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Maximize Your Day: Treat Your Email Like Laundry

Imagine for a moment if we treated our laundry the same way we treat our email. It might look something like this: At least ten times an hour, we’d look in the dryer, sigh at the mix of wet and dry clothes, wonder where the shirt we needed was, and then close the dryer door again without emptying a thing. Laura Mae Martin, author of Uptime: A Practical Guide to Personal Productivity and Wellbeing, has a better approach. Treat your email like you would ideally treat your laundry.

How do we put this metaphor to work in our inboxes? Martin has some steps for getting the most out of this analogy, and the first is to set aside a specific time in your day to tackle your inbox. This is the email equivalent of emptying your dryer, not just looking in it, and sorting the clothes into baskets. You’re already setting future you up for a better day with this first step!

The Process

At this set time, you’ll have a first pass at everything in your inbox, or as much as you can, sorting your messages into one of four ‘baskets’ – Respond, To Read, Revisit, and Relax (aka, the archive where the email lives once you’ve acted on it from a basket, and the trash for deleted emails). Acting on those messages comes after the sorting is done. So instead of ‘touching’ your email a dozen times with your attention, you only touch it twice: sorting it, and acting on it.

Let’s discuss those first three baskets in a little more detail.

First, the ‘Respond’ basket is for emails that require a response from you, which need you and your time to complete. Next, the ‘To Read’ basket is for emails that you’d like to read for informative purposes, but don’t require a response. Finally, the ‘Revisit’ basket is for emails where you need to respond but can’t right now because you’re waiting for the appropriate time, a response from someone, etc.

Here’s more info on how treating your email like laundry looks in your inbox. You don’t have separate dryers for work clothes and personal clothes, so ideally you want your multiple inboxes in one place, like Thunderbird’s Unified Folders view. The baskets (Respond, To Read, Revisit) are labels, tags, or folders. Unread messages should not be in the same place with sorted email; that’s like putting in wet clothes with your nice, dry laundry!

Baskets and Batch Tasking

You might be wondering “why not just use this time to sort AND respond to messages?” The answer is that this kind of multitasking saps your focus, thanks to something called attention residue. Hopping between sorting and replying – and increasing the chance of falling down attention rabbit holes doing the latter – makes attention residue thicker, stickier, and ultimately harder to shake. Batch tasking, or putting related tasks together for longer stretches of time, keeps potentially distracting tasks like email in check. So, sorting is one batch, responding is another, etc. No matter how much you’re tempted, don’t mix the tasks!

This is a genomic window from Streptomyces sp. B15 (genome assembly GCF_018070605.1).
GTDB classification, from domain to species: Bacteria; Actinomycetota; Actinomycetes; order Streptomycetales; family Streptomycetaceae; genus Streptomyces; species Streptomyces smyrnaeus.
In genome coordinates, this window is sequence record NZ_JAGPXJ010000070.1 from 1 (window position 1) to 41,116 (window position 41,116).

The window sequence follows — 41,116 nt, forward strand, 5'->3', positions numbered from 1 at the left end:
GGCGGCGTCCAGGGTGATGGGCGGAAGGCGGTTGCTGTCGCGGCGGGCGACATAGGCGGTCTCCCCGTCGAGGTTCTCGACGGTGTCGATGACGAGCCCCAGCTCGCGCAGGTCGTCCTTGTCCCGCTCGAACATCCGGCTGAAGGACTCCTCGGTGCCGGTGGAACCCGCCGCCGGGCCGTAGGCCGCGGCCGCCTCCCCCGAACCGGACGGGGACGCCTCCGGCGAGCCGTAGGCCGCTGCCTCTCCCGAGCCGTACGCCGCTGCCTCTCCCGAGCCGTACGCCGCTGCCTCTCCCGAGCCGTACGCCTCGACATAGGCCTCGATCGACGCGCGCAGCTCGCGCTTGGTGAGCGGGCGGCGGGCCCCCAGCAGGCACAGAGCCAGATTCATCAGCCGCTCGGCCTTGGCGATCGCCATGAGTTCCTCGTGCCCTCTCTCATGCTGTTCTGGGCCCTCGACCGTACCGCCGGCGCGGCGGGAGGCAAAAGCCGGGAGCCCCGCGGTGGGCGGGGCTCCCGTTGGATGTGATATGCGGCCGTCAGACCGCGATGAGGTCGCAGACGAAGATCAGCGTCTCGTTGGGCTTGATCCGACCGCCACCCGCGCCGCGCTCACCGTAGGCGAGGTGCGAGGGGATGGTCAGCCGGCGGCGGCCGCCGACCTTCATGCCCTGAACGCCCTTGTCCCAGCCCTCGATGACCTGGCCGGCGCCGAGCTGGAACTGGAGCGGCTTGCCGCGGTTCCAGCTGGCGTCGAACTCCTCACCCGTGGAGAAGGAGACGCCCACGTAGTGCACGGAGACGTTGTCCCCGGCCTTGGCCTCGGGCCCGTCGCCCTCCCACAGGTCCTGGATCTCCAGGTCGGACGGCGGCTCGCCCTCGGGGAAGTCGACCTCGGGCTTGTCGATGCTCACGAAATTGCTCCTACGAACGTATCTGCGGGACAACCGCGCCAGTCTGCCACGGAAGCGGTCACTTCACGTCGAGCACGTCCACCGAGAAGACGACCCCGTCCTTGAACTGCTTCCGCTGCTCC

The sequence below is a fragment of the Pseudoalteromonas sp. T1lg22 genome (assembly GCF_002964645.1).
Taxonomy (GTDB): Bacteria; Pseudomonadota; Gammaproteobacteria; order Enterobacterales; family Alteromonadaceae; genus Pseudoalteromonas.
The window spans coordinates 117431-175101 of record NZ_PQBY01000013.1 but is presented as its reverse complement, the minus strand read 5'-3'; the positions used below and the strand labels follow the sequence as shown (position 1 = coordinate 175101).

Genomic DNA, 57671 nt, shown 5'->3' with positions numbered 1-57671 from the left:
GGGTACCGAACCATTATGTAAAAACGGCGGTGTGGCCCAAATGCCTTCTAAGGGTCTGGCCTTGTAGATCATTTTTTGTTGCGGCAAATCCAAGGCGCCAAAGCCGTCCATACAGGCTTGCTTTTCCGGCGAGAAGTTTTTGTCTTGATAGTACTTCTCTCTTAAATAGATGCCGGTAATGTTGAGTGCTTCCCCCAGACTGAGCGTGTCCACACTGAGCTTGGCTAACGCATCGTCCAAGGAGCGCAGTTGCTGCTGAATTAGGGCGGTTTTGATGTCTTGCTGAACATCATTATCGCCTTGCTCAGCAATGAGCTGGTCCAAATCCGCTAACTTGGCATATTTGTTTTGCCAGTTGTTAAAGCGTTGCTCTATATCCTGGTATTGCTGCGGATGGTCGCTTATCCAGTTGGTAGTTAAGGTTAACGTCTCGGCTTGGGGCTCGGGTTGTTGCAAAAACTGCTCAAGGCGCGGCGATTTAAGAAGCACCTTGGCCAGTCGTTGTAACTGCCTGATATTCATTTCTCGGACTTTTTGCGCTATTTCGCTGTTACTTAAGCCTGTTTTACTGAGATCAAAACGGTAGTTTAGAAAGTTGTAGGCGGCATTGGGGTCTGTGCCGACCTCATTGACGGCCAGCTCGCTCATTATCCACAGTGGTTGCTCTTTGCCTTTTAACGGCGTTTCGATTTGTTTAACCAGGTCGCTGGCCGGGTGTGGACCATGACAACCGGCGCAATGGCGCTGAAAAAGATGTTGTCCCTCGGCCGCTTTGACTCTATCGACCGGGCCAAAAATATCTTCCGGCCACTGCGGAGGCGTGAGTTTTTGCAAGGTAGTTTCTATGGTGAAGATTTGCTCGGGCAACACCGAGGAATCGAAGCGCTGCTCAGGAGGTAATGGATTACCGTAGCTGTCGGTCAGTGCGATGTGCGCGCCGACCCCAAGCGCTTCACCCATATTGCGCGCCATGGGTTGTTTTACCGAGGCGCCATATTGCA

Putting It Into Practice

You know why you should treat your email like laundry, and you know the process. Here’s some steps for day one and beyond to make this efficient approach a habit.

One-time Setup:

Daily Tasks

One Last Fold

Thanks for joining us in our continuing journey to turn our inboxes, calendars, and tasks lists into inspiring productivity tools instead of burdens. We know opening our inboxes can sometimes feel overwhelming, which makes it easier for them to steal our focus and our time. But if you treat your email like laundry, this chore can help make your inbox manageable and put you in control of it, instead of the other way around.

We’re excited to try this method, and we hope you are too. We’re also eager to try this advice with our actual laundry. Watch out, inboxes and floor wardrobes. We’re coming for you!

Until next time, stay productive!

Want more email productivity tips? Read this:

Tags: Productivity

5 responses

Victor wrote on

One addition is that if you use label instead of folder to sort your email by status (to reply/revisit/to read), then you are able to also sort them in specific project folders.
Then using the tag view in Thunderbird, and grouping by folder I then have a list of emails to reply, grouped by project. Very convenient!
And labeling a mail is then very quick with the keyboard shortcut.

Also if you use the GTD method and want to distinguish an email from a next action, you can use the Xnote addon to write a next action associated with the email. This avoid repeating the work of figuring out the next action.

jim wrote on

Some stored Thunderbird emails now disappear! How can i retrieve them?
I am on Windows 10 v.22H2.
Please reply.

Jason Evangelho wrote on

Hi Jim, please post your question in our community support forum, which is better equipped to help:

schmy wrote on

The opening line of the blog seems back to front. Surely you meant:
“Imagine for a moment if we treated *our laundry* the same way we treat *email*.”

Jason Evangelho wrote on

Thank you for the correction!

Comments are closed.